All indices improved in March here in Brazil, especially those of vehicle production, compared with February, because there were three more working days last month.
Even so, they were not enough for the first quarter to approach the good results of the same period last year, when there were still few local effects of the global semiconductor crisis.
This supply bottleneck in the auto industry has worsened more than expected due to the Russia-Ukraine war this year.
Brazil was no exception and both light and heavy vehicle manufacturers were affected last quarter.
That said, auto industry production of 184,800 units March 11.4% higher than in February but 7.8% lower than in March 2021.
The quarterly year on year drop was 17%.
Light vehicle assembly lines were halted in March but the sharp drop in heavy vehicle production was a surprise.
In 2021, truck production rose 74.6% compared to 2020 but grew only 3% in the first quarter of 2022.
Some heavy vehicle manufacturers suspended production last March for more than a week, also reporting the lack of tyres and other components as well as microprocessors.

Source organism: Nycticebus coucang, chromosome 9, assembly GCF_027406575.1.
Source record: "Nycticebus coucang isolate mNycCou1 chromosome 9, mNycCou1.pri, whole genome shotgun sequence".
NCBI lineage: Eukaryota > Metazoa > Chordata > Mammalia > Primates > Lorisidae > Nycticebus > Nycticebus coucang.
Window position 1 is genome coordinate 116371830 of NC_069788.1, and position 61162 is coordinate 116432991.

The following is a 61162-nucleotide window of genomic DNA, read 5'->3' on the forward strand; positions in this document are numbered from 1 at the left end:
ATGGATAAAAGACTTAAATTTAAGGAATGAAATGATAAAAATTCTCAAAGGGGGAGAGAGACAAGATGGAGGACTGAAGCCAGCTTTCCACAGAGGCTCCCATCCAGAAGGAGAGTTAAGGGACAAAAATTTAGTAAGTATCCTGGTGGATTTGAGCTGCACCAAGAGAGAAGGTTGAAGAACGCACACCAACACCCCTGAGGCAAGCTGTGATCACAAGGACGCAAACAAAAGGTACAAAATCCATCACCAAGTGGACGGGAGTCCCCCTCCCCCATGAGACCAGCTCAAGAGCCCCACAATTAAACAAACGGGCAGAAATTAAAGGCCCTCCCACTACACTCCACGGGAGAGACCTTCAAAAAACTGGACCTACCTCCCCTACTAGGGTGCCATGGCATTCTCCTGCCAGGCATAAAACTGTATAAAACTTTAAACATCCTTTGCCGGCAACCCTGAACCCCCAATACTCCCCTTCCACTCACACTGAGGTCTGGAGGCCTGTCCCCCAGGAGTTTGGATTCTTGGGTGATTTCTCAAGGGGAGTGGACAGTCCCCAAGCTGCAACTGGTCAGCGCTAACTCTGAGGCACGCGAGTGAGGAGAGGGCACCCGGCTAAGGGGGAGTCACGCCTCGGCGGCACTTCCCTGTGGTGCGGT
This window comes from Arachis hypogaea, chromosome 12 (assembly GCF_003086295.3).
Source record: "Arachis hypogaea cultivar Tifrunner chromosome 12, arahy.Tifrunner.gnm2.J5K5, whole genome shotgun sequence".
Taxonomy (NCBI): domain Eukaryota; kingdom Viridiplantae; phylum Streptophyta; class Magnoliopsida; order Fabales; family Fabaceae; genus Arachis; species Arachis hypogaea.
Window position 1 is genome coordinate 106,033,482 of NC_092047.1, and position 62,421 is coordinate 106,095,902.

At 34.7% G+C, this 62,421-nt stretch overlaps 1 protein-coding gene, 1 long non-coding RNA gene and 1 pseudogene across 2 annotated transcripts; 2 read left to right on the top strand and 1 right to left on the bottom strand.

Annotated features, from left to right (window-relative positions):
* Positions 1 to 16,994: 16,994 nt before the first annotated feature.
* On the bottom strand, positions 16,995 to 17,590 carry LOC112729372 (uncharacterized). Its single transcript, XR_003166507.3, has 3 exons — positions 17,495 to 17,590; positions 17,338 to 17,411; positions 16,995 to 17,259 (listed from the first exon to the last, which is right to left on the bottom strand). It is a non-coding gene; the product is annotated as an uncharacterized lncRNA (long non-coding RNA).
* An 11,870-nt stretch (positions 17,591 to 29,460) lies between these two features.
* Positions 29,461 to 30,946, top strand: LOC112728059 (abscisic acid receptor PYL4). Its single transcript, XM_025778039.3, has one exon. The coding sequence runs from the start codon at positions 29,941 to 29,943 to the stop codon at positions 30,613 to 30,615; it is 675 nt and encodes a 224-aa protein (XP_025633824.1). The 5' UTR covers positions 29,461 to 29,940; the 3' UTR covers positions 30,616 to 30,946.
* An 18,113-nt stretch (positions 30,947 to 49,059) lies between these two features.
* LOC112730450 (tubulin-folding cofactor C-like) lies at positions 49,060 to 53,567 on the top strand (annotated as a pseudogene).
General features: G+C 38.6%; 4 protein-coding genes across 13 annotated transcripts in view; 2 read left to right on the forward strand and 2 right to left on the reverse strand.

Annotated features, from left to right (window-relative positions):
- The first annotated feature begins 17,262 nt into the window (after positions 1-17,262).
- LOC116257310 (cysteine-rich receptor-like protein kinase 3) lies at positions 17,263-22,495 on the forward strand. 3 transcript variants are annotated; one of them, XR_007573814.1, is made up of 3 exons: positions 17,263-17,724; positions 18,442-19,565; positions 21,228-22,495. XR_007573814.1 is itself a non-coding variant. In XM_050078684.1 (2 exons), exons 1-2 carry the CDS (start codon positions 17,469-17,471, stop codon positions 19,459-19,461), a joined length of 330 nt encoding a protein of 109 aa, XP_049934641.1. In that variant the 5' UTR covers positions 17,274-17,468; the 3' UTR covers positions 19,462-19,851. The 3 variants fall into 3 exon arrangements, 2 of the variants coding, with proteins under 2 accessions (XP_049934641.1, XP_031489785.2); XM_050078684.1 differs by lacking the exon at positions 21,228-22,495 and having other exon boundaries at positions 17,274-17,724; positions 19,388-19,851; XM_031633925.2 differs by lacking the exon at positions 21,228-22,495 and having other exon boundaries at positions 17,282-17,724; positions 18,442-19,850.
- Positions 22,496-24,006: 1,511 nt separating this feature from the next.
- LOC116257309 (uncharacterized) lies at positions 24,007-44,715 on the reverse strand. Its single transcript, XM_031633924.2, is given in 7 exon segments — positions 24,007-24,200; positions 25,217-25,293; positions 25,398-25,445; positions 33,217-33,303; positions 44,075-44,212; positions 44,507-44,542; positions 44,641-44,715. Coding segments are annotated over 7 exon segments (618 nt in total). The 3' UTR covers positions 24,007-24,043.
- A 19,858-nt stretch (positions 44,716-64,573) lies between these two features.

Exports of 38,900 units declined 6.2% in March compared to February. However, for the quarter, volume rose 12.8% to 108,100 units.
Domestic market sales rose 10.9% month on month in March but fell 22.5% year on year.
First quarter sales fell 23.2%.
Manufacturers’ association Anfavea maintained its growth forecast for 2022: 8.5% in sales, 3.6% in exports and 9.4% in production.
The shortage of semiconductor chips, however, is now likely to last longer than previously predicted and forecasts may yet be revised.
There have been some positives in 2022.
For the first time in 40 years, the federal government made a slight reduction, at the beginning of March, of the IPI (Industrialised Products Tax, light vehicles’ main tax) permanently.
Previously, there had been temporary reductions that stimulated sales. But volume soon slowed when the tax rose again.
There was a chance there would be another small IPI reduction this month but this is still to be confirmed.
The government also launched its first fleet renewal programme.
This will start with trucks over 30 years old (yes, they are still on the roads in Brazil). They must arrive under their own power at the collection centres, however.
This pilot programme focuses on exchanging older trucks for younger models, not necessarily new.
Light vehicles are also likely to be eligible soon, starting with ancient taxis.